Other times, i have guests buying me drinks and thank me and ive had countless jobs booked on the day of someone elses wedding, simply by the way i conduct myself. Ive had almost a dozen bookings in as many months by people who havent even seen the finished footage..
First impressions last. Work hard, and SHOW that u work hard and you will be rewarded..

My system works well, people like it, the couples like it, and im yet to have a priest tell me off because of it.. and i guess from my history, i have a bit more confidence in dealing with the "difficult" clergy, as i see them as equals (as in HUMAN) and not superhuman beings sent down from above to spread the word..

All i can say is that its each to their own.
You work with what works for u, and if ur happy with the results, all the better.. however there is no excuse for complacency when it comes to gettin paid for a job... and allowing a member of the clergy with a big ego dictate what you do is well.. weak..
Especially if a photographer is given free reign...(which they usually are)
As far as im concerned, roaming flash fotography is far more disruptive than moving a dolly 10 cms in between readings...

But as i said each to their own.. im over this thread
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Old June 23rd, 2005, 11:28 AM   #47
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Location: Atlanta, Georgia
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I wonder if there will be a problem when I bring in that 20 ft jib and did I mention that I may have to remove a pew to make it fit.

I had to shoot a formal chorale concert with multiple cameras in a very old chapel a couple of years ago. I know it wasn't a wedding but it was very upscale and in a holy place. I wanted to use my full size 20 ft jib. Well, it just wasn't going to fit in that side aisle with enough room to operate it. So, I suggested we temporarily remove a pew. The first response was, absolutely not! But, after some further discussion about what the jib would add to the production value, we removed the pew and replaced the space with individual chairs and the jib fit and worked perfectly. The client was very pleased with the finished product. I think if you act professional and communicate what you need to get the project done successfully then you will more than likely be accommodated.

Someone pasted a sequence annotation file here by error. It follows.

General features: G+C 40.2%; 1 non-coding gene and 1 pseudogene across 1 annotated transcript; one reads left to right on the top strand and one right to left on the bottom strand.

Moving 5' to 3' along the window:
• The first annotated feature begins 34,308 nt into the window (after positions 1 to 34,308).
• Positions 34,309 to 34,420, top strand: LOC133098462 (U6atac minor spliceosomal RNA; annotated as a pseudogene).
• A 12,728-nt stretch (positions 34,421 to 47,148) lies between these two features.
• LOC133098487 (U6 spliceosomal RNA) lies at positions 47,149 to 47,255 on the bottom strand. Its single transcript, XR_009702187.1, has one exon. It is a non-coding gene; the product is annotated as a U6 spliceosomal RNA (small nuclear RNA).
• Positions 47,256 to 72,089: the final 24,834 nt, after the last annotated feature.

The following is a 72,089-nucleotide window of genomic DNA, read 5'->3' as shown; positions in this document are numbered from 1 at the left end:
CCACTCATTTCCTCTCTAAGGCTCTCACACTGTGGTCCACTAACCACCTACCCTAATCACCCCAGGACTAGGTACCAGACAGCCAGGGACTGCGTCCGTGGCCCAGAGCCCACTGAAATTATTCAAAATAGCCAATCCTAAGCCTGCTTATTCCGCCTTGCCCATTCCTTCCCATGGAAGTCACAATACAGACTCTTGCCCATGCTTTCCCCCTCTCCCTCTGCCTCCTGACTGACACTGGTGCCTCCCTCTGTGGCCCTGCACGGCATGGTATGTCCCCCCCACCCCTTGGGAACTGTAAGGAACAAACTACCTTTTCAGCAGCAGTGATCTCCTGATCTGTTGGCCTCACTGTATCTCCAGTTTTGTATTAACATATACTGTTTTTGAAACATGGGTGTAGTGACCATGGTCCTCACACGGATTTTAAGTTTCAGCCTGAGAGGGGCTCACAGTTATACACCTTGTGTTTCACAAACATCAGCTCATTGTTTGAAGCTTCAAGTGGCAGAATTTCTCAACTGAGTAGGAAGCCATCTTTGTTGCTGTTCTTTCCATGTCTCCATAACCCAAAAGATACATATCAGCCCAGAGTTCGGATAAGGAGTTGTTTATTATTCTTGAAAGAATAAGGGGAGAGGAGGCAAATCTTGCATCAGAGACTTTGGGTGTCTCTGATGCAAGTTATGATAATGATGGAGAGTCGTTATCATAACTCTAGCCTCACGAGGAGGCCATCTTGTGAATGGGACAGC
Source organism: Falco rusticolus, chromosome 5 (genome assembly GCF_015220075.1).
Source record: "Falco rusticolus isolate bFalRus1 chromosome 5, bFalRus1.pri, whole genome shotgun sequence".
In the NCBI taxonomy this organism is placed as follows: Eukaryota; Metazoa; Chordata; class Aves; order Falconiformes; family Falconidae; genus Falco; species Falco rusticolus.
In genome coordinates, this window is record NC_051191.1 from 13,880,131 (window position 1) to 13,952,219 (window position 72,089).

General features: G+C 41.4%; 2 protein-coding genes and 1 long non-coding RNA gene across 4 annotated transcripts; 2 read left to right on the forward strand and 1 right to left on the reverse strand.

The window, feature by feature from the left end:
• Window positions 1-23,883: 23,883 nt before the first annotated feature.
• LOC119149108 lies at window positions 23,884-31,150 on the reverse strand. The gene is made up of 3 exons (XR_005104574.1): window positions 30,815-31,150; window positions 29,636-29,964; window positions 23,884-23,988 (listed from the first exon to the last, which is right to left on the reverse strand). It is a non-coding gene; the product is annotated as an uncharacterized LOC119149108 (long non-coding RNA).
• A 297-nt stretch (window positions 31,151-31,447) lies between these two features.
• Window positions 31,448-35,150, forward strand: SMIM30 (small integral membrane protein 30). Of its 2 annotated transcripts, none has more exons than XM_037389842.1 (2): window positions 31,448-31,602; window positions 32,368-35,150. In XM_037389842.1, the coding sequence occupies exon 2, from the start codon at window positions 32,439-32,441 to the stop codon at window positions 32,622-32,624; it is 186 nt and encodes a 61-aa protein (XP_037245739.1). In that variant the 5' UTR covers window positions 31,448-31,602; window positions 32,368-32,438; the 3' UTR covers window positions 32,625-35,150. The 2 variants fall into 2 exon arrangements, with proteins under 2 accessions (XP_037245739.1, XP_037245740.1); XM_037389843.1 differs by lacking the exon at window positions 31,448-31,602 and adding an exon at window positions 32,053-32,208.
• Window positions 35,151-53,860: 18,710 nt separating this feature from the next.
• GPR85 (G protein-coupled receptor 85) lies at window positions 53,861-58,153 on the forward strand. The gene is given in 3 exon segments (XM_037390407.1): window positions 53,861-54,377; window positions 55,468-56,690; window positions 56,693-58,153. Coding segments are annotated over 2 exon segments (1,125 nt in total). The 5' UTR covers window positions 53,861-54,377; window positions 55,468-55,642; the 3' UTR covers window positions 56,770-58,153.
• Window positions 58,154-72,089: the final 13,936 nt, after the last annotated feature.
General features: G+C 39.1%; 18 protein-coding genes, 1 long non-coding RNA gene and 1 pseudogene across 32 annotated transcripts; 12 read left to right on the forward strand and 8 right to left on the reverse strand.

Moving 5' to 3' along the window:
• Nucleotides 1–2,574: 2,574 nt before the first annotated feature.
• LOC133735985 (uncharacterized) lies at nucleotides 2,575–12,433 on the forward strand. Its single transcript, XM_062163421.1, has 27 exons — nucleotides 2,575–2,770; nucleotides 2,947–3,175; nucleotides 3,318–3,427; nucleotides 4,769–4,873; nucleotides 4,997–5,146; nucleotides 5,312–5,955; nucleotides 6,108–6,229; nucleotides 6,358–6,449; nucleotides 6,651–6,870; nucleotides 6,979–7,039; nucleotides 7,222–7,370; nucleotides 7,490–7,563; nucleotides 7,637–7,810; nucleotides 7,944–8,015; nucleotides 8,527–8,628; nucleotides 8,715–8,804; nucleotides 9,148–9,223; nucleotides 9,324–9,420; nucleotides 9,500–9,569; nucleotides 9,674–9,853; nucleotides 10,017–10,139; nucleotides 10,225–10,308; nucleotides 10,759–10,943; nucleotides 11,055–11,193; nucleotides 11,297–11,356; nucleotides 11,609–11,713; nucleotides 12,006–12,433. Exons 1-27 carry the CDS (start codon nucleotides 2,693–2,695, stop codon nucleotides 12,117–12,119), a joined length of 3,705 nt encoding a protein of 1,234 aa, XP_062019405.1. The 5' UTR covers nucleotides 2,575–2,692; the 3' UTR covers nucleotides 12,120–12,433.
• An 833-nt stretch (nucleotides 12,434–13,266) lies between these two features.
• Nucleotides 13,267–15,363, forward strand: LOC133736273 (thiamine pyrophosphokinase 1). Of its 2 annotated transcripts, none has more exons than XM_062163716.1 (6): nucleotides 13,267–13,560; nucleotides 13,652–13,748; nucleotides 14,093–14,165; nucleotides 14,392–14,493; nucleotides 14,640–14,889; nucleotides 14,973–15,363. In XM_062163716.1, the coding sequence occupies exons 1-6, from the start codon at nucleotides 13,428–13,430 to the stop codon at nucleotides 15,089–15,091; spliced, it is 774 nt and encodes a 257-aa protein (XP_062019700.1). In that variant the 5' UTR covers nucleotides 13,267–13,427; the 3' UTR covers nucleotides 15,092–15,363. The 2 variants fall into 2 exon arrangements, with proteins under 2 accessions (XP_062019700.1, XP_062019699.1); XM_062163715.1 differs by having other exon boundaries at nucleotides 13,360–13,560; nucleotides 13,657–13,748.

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Old June 23rd, 2005, 11:36 AM   #48
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The Vicar for next Saturday's wedding seems to be one of those 'trendy young vicar' types. He described himself to the assembled rehearsal attendees as "I'm the Director here at St. watsits".

He asked me where I was 'thinking' of putting my 'tripod' and that he would recommend just 'here'. It was the logical position so I said Ok fine "...and I will place the other one over there inside the doors". He then told me it was "...very unusual for me to allow two". 'Really' I thought... and was getting ready for a fight. He then informed me he was "...being very accommodating" towards me, but there must be "...minimal movement". I assured him this would be the case and was how I normally work.

He then said... "I keep a black list of photographers and video men, and you wouldn't want to get on that would you?". "That's fine", I said, "no problem, I keep a black list of clergy and churches, and I don't suppose you want to be on that either!" :)